Opinions

Uncompensated exploitation: an intern’s plight

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Kaetlyn Dembkoski
Staff Writer

 

Dating back to about the 12th century in England, apprenticeships were meant to spread the immense knowledge of masters of certain tasks down to another man who was in search for a craft to specialize in. As times have progressed, apprenticeships have become less frequent; along with that notion, even in the amount of those that are remaining, the difficulties lie in being able to successfully get the position in the first place.

Unlike the dwindling numbers of apprenticeships, internships have risen greatly over the years in order to provide students with experience in their desired fields. However, while people approach apprenticeships with a set future in store for them, with goals of a potentially life-long career and advancement, modern internships are not as fortunate.

For students whose lives are filled with a full class schedule, a job or two, and mounds of homework that only Dead Poet’s Society could accurately portray, entertaining the idea of taking up an internship to begin training in their career of choice is a daunting one. This is made worse when they go without pay due to internship owners assuming that they are not working enough to receive an actual paycheck for their time.  In fact, unpaid internships fail to provide students with enough experiences or rewards in exchange for the work that is done, to the point where it becomes exploitative towards the student.

Time spent during an internship is meant to give the student experience in their field, but by not providing compensation for such time, students lose other opportunities for advancement and spend time in high-stress environments that yield little reward. In comparison apprenticeships are frequently associated with classroom training, thus making their time there purposeful. Internships branch out from the school setting, making it less likely that they receive pay during this time or academic guidance.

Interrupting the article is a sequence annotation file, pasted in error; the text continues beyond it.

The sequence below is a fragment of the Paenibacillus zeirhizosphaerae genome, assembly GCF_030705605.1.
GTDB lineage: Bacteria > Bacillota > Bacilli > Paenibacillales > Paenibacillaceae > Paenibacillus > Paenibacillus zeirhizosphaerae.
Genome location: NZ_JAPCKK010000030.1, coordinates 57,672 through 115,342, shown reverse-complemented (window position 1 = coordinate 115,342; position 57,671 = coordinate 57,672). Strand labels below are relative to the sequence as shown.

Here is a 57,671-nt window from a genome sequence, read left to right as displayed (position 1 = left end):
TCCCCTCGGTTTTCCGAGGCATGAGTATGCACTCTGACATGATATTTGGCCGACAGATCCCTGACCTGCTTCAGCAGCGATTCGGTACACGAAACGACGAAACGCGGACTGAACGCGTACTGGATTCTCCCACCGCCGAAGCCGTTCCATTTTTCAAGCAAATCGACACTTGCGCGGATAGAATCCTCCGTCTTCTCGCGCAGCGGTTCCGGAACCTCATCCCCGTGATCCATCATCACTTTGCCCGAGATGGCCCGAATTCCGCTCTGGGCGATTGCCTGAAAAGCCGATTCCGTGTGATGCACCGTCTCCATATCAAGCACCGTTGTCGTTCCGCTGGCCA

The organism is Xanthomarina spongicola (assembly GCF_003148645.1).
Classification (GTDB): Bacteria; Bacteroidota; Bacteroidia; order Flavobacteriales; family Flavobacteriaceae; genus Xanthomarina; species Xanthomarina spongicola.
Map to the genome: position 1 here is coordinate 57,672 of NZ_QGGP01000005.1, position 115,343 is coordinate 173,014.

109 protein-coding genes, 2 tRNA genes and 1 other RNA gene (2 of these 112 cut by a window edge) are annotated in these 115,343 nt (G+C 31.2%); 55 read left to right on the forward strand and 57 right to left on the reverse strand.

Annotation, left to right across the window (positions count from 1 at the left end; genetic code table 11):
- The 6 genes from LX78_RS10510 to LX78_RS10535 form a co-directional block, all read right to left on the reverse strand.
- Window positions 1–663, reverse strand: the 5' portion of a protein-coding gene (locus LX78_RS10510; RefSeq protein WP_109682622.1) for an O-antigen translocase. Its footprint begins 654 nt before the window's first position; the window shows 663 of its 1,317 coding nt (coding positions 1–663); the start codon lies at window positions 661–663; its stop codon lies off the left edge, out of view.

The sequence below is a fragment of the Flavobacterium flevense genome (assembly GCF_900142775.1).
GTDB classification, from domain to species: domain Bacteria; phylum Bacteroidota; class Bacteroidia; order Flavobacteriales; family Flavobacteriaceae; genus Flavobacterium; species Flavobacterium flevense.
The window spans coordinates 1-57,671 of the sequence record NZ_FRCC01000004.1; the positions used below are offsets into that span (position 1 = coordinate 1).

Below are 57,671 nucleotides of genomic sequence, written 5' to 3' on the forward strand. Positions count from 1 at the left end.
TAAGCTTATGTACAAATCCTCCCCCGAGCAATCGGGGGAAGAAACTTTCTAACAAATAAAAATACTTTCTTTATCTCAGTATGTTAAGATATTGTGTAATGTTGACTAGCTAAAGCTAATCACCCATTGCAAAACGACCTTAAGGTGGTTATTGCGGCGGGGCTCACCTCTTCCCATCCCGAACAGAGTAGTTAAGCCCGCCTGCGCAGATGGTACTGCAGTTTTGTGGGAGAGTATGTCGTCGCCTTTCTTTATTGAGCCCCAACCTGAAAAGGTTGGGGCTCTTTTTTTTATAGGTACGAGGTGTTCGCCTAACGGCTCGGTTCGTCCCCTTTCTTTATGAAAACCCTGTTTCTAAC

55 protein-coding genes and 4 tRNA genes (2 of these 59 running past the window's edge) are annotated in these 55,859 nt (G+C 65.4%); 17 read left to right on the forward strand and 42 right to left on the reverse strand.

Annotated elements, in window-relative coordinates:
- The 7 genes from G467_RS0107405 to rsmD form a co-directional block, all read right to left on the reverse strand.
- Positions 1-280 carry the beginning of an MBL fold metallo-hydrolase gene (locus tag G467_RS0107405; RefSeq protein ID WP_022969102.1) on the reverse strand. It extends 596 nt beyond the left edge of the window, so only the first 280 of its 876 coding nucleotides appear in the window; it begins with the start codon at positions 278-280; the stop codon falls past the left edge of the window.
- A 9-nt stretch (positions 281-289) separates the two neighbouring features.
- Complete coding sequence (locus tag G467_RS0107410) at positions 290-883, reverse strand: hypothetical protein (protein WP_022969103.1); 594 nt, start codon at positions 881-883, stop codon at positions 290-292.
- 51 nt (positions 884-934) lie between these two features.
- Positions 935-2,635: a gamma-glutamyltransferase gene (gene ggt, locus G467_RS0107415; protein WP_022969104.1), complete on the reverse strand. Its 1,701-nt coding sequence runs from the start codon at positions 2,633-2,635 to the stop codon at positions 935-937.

For a student, embarking on an internship is time specifically set aside to learn the ins-and-outs of what they can roughly expect to do once they get out of school. But no matter the benefits, these students are at a disadvantage should the employer not provide compensation. The students are filling actual jobs, meant to be held by hired employees. Not only will these students not be able to retain these positions, as they’ll be handed off to the next intern at a later date, but they also could, instead, spend their time in another job position gaining experience that they can use on a résumé while simultaneously getting paid for their work.

As these internships are giving the interns experience for the careers they eventually desire to pursue, they hold a flaw that makes working at one increasingly difficult. Interns are not allowed to keep the positions, unlike apprentices, who are guaranteed a job directly following their completion of said apprenticeship.

While internships can be viewed as beneficial for the students by means of experience in a particular field, to go without pay for periods of time while working diligently, only to imminently await their removal of the position, can be seen as an experience that only serves to stress the interns.

Since the time and future careers of interns are ultimately an extension of the impending issues, the main focus in the present is that of the monetary value of the intern’s work. As aforementioned, interns hold positions that hired employees would be taking; instead, some employers find it beneficial to their company to “hire” these students to fill spots that an employee would receive compensation for.

While the interns are less knowledgeable about the positions that they are taking, by no means does that equal less capable to the point where they should not receive pay for their work. This is especially true since internships are meant to be teaching students how a normal job of their standard would operate.

Researching into unpaid internships, one can find dozens upon dozens of informational documents on legal requirements, groups advocating for intern rights in this ordeal. As minimum wage issues and labor laws come into play for workers across America, these same laws are making room for interns to be included within the policies. This only furthers the issue with unpaid internships as laws tighten their reign over employers and the pay that they divide out.

While internships have their benefits, some are corrupt in their ways. The time spent could be placed elsewhere at a job that could give compensation while giving the student key résumé experience. To make matters more difficult, these positions are not kept by the interns and instead handed to the next intern, making the work done into a indistinct position that fails to stand out from the crowd. Finally, the monetary value of these interns should not be based on their knowledge of the work but instead their potential capability to complete the work.

Though these conditions are steadfast for some employers, the tides are slowly turning in favor of the interns. Labor and wage laws recently have included interns in the mix and made it much more difficult for employers to get away with not compensating their interns. As for the future of many workplaces, internships, as well as the interns who undertake them, are essential to the a company’s success. So what reason is there not to pay them? After all, regardless of where we are coming into this job from, in our most basic form, we are all workers. If one is given compensation, then that right should be granted to each and every employee.

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